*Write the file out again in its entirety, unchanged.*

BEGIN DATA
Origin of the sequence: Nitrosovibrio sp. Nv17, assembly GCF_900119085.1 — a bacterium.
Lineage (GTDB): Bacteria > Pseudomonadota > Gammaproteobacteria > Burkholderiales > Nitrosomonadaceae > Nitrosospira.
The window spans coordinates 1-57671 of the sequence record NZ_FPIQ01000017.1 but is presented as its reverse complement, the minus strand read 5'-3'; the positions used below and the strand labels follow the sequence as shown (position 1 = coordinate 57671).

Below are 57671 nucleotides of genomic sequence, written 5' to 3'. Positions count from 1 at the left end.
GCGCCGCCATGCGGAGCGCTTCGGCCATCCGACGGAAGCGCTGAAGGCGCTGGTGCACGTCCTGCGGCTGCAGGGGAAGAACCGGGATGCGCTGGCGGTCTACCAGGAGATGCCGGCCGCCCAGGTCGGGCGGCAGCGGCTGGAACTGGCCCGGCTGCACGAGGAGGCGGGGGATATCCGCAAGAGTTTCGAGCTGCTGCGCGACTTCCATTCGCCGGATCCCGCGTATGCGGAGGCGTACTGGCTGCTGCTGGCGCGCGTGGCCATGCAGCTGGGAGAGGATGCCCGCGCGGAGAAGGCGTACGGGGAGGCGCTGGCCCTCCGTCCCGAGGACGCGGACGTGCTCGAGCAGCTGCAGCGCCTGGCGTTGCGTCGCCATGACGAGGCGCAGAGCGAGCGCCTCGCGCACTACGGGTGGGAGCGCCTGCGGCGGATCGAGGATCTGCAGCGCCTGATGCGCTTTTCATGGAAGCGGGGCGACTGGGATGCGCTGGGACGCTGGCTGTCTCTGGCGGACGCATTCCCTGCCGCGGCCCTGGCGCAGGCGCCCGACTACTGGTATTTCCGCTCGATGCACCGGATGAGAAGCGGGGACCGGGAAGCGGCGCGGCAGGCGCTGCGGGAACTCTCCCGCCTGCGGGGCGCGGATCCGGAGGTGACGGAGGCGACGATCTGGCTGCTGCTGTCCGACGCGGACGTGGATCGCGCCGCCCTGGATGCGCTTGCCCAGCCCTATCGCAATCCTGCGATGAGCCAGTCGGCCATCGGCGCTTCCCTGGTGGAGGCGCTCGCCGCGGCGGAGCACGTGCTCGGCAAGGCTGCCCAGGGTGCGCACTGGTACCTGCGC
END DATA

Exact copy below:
Origin of the sequence: Nitrosovibrio sp. Nv17, assembly GCF_900119085.1 — a bacterium.
Lineage (GTDB): Bacteria > Pseudomonadota > Gammaproteobacteria > Burkholderiales > Nitrosomonadaceae > Nitrosospira.
The window spans coordinates 1-57671 of the sequence record NZ_FPIQ01000017.1 but is presented as its reverse complement, the minus strand read 5'-3'; the positions used below and the strand labels follow the sequence as shown (position 1 = coordinate 57671).

Below are 57671 nucleotides of genomic sequence, written 5' to 3'. Positions count from 1 at the left end.
GCGCCGCCATGCGGAGCGCTTCGGCCATCCGACGGAAGCGCTGAAGGCGCTGGTGCACGTCCTGCGGCTGCAGGGGAAGAACCGGGATGCGCTGGCGGTCTACCAGGAGATGCCGGCCGCCCAGGTCGGGCGGCAGCGGCTGGAACTGGCCCGGCTGCACGAGGAGGCGGGGGATATCCGCAAGAGTTTCGAGCTGCTGCGCGACTTCCATTCGCCGGATCCCGCGTATGCGGAGGCGTACTGGCTGCTGCTGGCGCGCGTGGCCATGCAGCTGGGAGAGGATGCCCGCGCGGAGAAGGCGTACGGGGAGGCGCTGGCCCTCCGTCCCGAGGACGCGGACGTGCTCGAGCAGCTGCAGCGCCTGGCGTTGCGTCGCCATGACGAGGCGCAGAGCGAGCGCCTCGCGCACTACGGGTGGGAGCGCCTGCGGCGGATCGAGGATCTGCAGCGCCTGATGCGCTTTTCATGGAAGCGGGGCGACTGGGATGCGCTGGGACGCTGGCTGTCTCTGGCGGACGCATTCCCTGCCGCGGCCCTGGCGCAGGCGCCCGACTACTGGTATTTCCGCTCGATGCACCGGATGAGAAGCGGGGACCGGGAAGCGGCGCGGCAGGCGCTGCGGGAACTCTCCCGCCTGCGGGGCGCGGATCCGGAGGTGACGGAGGCGACGATCTGGCTGCTGCTGTCCGACGCGGACGTGGATCGCGCCGCCCTGGATGCGCTTGCCCAGCCCTATCGCAATCCTGCGATGAGCCAGTCGGCCATCGGCGCTTCCCTGGTGGAGGCGCTCGCCGCGGCGGAGCACGTGCTCGGCAAGGCTGCCCAGGGTGCGCACTGGTACCTGCGC